When the Detroit Lions selected Eric Ebron with their first pick in this year’s draft, I’m sure I’m not the only one who had Matt Millen flashbacks. The GM known for collecting wideouts who don’t pan out is forgotten by no Lions fan.
I thought all was lost. Why draft a pass catcher with so many pressing needs defensively? The Lions already had one of the most dynamic offenses in the league in 2013, why add to it when the defense was questionable at best?
It was over. The Lions were doomed to another sub-.500 season and I was resigned to the Lions’ top-10 draft pick fate once again.
But then the Lions and GM Martin Mayhew did something surprising: they drafted a good player at a position of need.
I’m not being facetious here- Mayhew has been a “best player available” type of guy during his entire tenure in Detroit, but I haven’t been impressed with his drafts recently. Most notably, the last two draft classes have been questionable at best.
The guy is responsible for bringing some serious talent to the Lions’ lines, but he’s also responsible for drafting Ryan Broyles and now Eric Ebron. Again, I choose the word “questionable” because I’m a good, unbiased journalist who just seeks and reports the truth.
Now that those of you who’ve read me before are done laughing and those of you who haven’t are debating reading on, I’ll try to make a point.
Kyle Van Noy was not only the Detroit Lions’ best pick in this draft, but was arguably the best pick in the entire second round.
This kid can really play. He can tackle with the best of them, possesses good ball skills, is athletic enough to do something with the ball once he has it, can play special teams, and flies to the ball.
And most of all, he can really rush the passer, and once he gets to that passer, he regularly makes a play on the ball. Just look at the dude’s highlight tape and how many fumbles he causes.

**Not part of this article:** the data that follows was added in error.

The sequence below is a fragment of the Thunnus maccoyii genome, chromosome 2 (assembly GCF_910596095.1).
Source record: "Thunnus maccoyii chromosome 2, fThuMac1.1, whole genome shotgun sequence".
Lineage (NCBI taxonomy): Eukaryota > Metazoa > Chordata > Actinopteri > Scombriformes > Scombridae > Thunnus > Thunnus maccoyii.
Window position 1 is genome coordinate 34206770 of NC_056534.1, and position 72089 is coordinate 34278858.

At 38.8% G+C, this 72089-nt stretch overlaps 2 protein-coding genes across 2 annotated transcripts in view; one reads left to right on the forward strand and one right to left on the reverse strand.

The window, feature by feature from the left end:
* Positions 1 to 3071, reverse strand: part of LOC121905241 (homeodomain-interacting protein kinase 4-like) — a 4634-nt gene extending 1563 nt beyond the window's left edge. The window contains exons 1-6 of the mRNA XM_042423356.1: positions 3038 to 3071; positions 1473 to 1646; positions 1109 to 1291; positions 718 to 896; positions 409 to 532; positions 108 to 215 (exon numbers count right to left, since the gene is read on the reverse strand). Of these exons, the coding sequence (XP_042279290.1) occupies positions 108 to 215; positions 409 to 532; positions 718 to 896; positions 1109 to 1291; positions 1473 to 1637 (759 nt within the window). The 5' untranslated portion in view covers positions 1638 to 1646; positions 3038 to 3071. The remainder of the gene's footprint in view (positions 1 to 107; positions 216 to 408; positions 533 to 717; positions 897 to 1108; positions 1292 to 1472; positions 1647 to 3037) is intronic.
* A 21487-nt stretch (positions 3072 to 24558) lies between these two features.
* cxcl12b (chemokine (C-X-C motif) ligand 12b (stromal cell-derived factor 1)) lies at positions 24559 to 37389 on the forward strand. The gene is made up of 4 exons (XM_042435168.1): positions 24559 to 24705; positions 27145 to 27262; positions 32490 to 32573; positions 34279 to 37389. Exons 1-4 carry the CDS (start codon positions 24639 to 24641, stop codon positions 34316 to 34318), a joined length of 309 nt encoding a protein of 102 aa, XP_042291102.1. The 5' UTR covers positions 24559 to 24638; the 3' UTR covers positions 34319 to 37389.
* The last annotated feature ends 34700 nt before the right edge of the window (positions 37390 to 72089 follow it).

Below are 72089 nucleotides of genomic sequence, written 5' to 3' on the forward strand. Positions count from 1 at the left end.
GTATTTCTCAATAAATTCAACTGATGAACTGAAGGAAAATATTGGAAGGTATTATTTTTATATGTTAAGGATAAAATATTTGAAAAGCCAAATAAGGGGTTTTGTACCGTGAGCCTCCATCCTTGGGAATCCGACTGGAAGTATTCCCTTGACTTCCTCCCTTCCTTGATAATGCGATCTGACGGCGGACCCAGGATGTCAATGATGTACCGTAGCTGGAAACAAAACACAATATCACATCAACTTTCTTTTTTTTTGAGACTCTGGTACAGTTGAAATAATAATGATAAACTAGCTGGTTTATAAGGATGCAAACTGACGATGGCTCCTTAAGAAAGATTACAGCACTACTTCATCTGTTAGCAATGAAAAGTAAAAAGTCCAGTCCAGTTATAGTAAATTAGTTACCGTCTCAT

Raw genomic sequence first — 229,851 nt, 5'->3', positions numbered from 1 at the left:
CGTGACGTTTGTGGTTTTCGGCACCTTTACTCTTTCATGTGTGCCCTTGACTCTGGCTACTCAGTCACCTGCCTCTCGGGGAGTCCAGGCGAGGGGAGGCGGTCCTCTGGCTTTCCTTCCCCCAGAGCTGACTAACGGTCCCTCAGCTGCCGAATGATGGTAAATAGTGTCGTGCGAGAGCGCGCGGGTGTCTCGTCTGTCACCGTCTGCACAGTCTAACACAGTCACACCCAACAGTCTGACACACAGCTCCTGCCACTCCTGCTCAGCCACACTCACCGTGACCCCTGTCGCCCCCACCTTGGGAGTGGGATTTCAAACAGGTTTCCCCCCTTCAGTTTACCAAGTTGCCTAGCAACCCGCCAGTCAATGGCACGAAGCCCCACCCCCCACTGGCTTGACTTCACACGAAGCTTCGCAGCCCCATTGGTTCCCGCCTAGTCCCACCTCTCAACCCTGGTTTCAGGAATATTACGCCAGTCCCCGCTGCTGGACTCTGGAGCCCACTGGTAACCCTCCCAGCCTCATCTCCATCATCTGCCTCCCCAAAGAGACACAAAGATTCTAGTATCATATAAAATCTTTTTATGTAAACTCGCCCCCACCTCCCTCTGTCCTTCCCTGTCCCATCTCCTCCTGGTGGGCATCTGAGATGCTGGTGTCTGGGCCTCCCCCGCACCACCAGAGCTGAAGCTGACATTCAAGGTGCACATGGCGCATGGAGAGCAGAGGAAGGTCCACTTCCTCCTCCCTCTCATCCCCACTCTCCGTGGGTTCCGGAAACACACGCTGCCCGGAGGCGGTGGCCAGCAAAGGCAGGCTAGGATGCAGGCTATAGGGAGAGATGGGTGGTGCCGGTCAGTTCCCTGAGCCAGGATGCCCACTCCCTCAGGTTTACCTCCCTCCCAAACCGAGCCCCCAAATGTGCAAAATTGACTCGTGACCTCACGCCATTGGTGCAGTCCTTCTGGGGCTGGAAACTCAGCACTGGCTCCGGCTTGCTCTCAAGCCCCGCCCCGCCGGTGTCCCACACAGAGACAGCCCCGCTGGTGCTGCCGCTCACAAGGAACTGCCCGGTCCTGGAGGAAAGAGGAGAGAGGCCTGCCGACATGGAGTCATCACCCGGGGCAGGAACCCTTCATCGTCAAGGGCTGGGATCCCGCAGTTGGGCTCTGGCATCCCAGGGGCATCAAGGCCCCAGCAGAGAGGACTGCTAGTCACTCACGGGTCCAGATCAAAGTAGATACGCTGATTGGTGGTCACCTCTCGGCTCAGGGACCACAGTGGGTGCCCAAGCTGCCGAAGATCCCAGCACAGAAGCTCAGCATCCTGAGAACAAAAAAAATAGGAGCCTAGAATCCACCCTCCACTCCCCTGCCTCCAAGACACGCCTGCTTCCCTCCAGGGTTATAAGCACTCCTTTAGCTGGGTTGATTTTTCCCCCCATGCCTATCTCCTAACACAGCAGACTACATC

Van Noy would give the Lions a pass-rushing, hard-hitting, ball-hawking threat that they haven’t had since… Night Train Lane?
Seriously, who was the last Lions linebacker that was a threat to sack the quarterback? Maybe the reason Gunther Cunningham never blitzed was because he didn’t have a linebacker capable of doing so. It takes Stephen Tulloch a solid minute to get from his middle linebacker position to the QB, so that won’t work.
Van Noy gives new D-coordinator Teryl Austin a superior weapon against the pass, and to some degree the run. Austin will have a really tough time keeping this kid off the field, and while Tulloch remains their stalwart ILB, Van Noy will likely be a day one starter at OLB and may even play in some nickel situations. DeAndre Levy is good against the pass, but doesn’t pose a threat to sack the quarterback like Van Noy does.
I mentioned it earlier, but this kid doesn’t just play special teams, he plays them with authority. Van Noy blocks a couple punts in the above video, and while I can’t find an exact stat on how many he had at BYU, he’s absolutely an impact special teamer. He should see time there this season as well.
I hadn’t heard of Kyle Van Noy until a few weeks before the draft. I still don’t know a ton about him. I know that I like what I see on tape and that everyone seems to praise him for his high football IQ. I know he can sack the quarterback (26 career sacks) and play the pass (7 career INT).
What I don’t know is if Teryl Austin and co. will develop him into a dynamic playmaker or just another Ernie Sims.